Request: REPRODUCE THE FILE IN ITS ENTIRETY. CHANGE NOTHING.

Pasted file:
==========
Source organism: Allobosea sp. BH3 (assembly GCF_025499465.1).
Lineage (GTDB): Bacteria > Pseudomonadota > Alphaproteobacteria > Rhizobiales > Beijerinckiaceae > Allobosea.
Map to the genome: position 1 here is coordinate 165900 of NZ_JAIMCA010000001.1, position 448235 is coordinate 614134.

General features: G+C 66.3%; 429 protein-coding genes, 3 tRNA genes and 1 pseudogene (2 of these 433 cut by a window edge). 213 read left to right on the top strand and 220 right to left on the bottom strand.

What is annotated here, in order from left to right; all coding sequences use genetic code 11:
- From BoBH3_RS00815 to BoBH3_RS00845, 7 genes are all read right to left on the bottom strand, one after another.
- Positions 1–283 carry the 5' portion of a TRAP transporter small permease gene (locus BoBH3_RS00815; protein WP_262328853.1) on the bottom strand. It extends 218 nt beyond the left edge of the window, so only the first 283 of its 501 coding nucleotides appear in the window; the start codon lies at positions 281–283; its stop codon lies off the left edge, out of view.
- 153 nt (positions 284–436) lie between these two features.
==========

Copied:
Source organism: Allobosea sp. BH3 (assembly GCF_025499465.1).
Lineage (GTDB): Bacteria > Pseudomonadota > Alphaproteobacteria > Rhizobiales > Beijerinckiaceae > Allobosea.
Map to the genome: position 1 here is coordinate 165900 of NZ_JAIMCA010000001.1, position 448235 is coordinate 614134.

General features: G+C 66.3%; 429 protein-coding genes, 3 tRNA genes and 1 pseudogene (2 of these 433 cut by a window edge). 213 read left to right on the top strand and 220 right to left on the bottom strand.

What is annotated here, in order from left to right; all coding sequences use genetic code 11:
- From BoBH3_RS00815 to BoBH3_RS00845, 7 genes are all read right to left on the bottom strand, one after another.
- Positions 1–283 carry the 5' portion of a TRAP transporter small permease gene (locus BoBH3_RS00815; protein WP_262328853.1) on the bottom strand. It extends 218 nt beyond the left edge of the window, so only the first 283 of its 501 coding nucleotides appear in the window; the start codon lies at positions 281–283; its stop codon lies off the left edge, out of view.
- 153 nt (positions 284–436) lie between these two features.